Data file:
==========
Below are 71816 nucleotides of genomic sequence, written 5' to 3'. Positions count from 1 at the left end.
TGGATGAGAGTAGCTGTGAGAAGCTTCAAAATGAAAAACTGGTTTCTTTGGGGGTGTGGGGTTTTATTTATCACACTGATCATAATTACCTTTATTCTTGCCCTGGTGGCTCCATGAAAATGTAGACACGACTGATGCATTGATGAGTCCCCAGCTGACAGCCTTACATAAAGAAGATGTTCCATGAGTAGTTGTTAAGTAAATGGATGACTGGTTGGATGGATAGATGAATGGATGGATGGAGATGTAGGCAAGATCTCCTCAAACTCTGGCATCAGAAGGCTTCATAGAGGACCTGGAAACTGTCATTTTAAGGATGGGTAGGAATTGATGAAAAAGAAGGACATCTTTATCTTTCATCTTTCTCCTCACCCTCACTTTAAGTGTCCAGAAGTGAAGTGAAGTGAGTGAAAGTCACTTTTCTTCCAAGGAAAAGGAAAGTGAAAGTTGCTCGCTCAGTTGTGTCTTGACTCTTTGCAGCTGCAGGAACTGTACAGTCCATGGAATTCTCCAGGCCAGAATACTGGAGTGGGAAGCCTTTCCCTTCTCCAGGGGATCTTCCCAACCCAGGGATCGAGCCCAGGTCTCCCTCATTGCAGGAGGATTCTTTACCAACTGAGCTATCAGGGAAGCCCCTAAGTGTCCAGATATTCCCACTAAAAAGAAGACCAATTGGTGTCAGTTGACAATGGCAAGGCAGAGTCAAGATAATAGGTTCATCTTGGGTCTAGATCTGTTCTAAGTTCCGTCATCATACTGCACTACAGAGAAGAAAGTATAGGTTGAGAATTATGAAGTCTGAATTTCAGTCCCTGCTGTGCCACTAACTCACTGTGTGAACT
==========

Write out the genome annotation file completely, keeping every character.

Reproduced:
Below are 71816 nucleotides of genomic sequence, written 5' to 3'. Positions count from 1 at the left end.
TGGATGAGAGTAGCTGTGAGAAGCTTCAAAATGAAAAACTGGTTTCTTTGGGGGTGTGGGGTTTTATTTATCACACTGATCATAATTACCTTTATTCTTGCCCTGGTGGCTCCATGAAAATGTAGACACGACTGATGCATTGATGAGTCCCCAGCTGACAGCCTTACATAAAGAAGATGTTCCATGAGTAGTTGTTAAGTAAATGGATGACTGGTTGGATGGATAGATGAATGGATGGATGGAGATGTAGGCAAGATCTCCTCAAACTCTGGCATCAGAAGGCTTCATAGAGGACCTGGAAACTGTCATTTTAAGGATGGGTAGGAATTGATGAAAAAGAAGGACATCTTTATCTTTCATCTTTCTCCTCACCCTCACTTTAAGTGTCCAGAAGTGAAGTGAAGTGAGTGAAAGTCACTTTTCTTCCAAGGAAAAGGAAAGTGAAAGTTGCTCGCTCAGTTGTGTCTTGACTCTTTGCAGCTGCAGGAACTGTACAGTCCATGGAATTCTCCAGGCCAGAATACTGGAGTGGGAAGCCTTTCCCTTCTCCAGGGGATCTTCCCAACCCAGGGATCGAGCCCAGGTCTCCCTCATTGCAGGAGGATTCTTTACCAACTGAGCTATCAGGGAAGCCCCTAAGTGTCCAGATATTCCCACTAAAAAGAAGACCAATTGGTGTCAGTTGACAATGGCAAGGCAGAGTCAAGATAATAGGTTCATCTTGGGTCTAGATCTGTTCTAAGTTCCGTCATCATACTGCACTACAGAGAAGAAAGTATAGGTTGAGAATTATGAAGTCTGAATTTCAGTCCCTGCTGTGCCACTAACTCACTGTGTGAACT